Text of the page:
What Verizon Missed in the Latest Threat Report

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By: Zuk Avraham, Joshua Drake, Yaniv Karta, Jimmy Shah

(To download the detailed report, click here)

Recently, Verizon published a report that says that malware on mobile is not an issue.

We strongly suggest Verizon and other enterprises not underestimate the scale of one percent. The sheer number of mobile devices deployed mean that one percent is a huge number. Attacks against the users within this one percent could be the first foothold of attacks like those we saw against Sony and can lead to an advanced attack on every single Fortune 500 company.

First, let’s examine the core problems with Verizon’s report.

Verizon looks at Apps as the sole vector of attacks1. The company claims that there are not enough statistics that allow detection on iOS devices and therefore notes that Android has more attacks than iOS. While it may be easier to attack Android devices through Apps, it is not the case for targeted attacks where both OS are likely to get targeted.

There is no mention of Network attacks (MITM, etc.) of any kind. There are two references to USB, but they are not descriptive.

1) Android and iOS Sandboxes Impact Protection, for the Good and Bad

3Sandboxes, which are similar in architecture for Android and iOS, restrict app-to-app interaction, thereby blinding traditional security apps. The best such security apps can do is check for known signatures of other apps and focus on ‘find/lock my phone’ features.

2) Lack of Permissions

2Unlike desktops, mobile devices do not allow root access for security purpose. If a security device were to go the ‘Deep Packet Inspection’ (DPI) route, this approach impacts the battery life. The traditional approaches to security do not work well in the mobile environment.

3)  Targeted Attacks

5Most enterprises are subject to targeted attacks, which involves exploiting a vulnerability in client-side browser or document reader. As the communication between email clients and servers are encrypted, Verizon has almost no visibility on the cellular network side to detect spear-phishing attacks.

4) No Visibility to Time-Bombs

6The limitation of most security solutions is that they do not monitor an app continuously. Attackers have ways to pretend as clean app until security solution monitoring is off their back. This evasion technique can prevent Verizon, as well as security vendors, from ever seeing what’s happening in other Apps (different sandboxes). They won’t even be able to tell if the device is under attack or not.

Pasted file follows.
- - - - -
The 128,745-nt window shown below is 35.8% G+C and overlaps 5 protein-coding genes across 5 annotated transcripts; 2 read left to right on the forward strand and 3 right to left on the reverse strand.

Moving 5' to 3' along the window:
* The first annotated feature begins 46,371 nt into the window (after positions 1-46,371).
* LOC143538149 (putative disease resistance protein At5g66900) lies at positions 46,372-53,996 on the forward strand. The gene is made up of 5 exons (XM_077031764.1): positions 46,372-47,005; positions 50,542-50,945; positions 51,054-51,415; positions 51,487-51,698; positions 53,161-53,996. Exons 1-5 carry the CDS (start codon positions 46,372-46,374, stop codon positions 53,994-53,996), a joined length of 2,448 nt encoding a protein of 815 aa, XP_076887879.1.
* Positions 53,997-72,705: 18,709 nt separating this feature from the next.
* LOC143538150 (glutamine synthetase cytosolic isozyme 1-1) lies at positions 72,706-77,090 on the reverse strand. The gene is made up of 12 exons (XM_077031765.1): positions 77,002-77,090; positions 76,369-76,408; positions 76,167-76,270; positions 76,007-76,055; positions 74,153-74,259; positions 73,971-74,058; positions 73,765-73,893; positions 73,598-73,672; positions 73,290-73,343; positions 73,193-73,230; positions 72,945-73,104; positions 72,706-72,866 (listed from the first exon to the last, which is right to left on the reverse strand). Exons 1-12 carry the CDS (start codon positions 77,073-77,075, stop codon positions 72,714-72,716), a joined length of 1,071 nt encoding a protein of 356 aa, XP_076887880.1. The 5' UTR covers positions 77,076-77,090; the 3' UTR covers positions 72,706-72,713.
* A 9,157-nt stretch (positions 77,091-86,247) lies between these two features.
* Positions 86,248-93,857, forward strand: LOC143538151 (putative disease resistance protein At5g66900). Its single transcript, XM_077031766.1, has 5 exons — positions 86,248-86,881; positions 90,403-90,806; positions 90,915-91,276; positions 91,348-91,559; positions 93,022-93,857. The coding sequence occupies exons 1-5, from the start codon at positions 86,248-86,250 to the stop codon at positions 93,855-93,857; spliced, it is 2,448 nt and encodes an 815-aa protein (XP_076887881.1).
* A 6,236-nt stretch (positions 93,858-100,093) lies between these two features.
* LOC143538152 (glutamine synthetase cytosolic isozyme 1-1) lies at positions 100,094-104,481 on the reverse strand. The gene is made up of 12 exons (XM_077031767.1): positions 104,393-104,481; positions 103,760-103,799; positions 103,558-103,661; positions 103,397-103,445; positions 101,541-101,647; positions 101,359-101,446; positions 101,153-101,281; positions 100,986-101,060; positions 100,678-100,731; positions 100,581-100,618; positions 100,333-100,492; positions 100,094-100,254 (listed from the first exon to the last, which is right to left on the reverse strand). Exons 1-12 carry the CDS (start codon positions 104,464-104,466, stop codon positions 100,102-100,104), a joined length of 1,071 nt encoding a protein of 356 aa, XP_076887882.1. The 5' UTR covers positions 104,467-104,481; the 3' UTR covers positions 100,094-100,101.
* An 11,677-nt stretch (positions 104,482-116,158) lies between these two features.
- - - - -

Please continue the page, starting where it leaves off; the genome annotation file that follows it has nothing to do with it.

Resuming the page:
5) Mobile Attack Vectors > Apps

7PCs or charging stations can access folders that an on-device malware scanner can’t even see, (an attack named “Juice-jacking”). Security vendors that are using traditional security approach do not have access to all areas of iOS and Android devices.


We examined these attacks on a subset of our business users and used over 200,000 business devices out of millions of licensed devices of our Enterprise Mobile Security solution. The numbers are quite disturbing. Out of the hundreds of communication providers in United States, we focused on the total sum of attacks on Verizon and AT&T.
Distribution of Attacks_Comm Provider Distribution of attacks_Networka.) Out of all communications providers in US, Verizon and AT&T account for 25.92% of all attacks. Out of all attacks that happened when the user was connected to cellular networks, Verizon and AT&T accounted for 31.98%.

b.) Of the total attacks, 18.2% happened on 3G/4G networks, on which Verizon and other carriers have better, yet still limited visibility

In conclusion, we think Verizon’s reporting on mobile attacks leaves much to be desired. A wide variety of attacks are happening. However, detecting them requires a variety of approaches. Even by using next generation methodologies, some attacks are still very difficult or impossible to detect. If you are interested, we are happy to speak with you and quickly show a few examples of attacks that can not be detected due to smartphone architecture and permission model. You might want to take us up on that offer before someone else, with malicious intent, does.

Zimperium’s detailed Threat Intelligence report can be downloaded below.

If you would like to get visibility into attacks that are happening in your organization, either through BYO devices or Corporate owned devices, request a demo of our products at www.zimperium.com/request-demo

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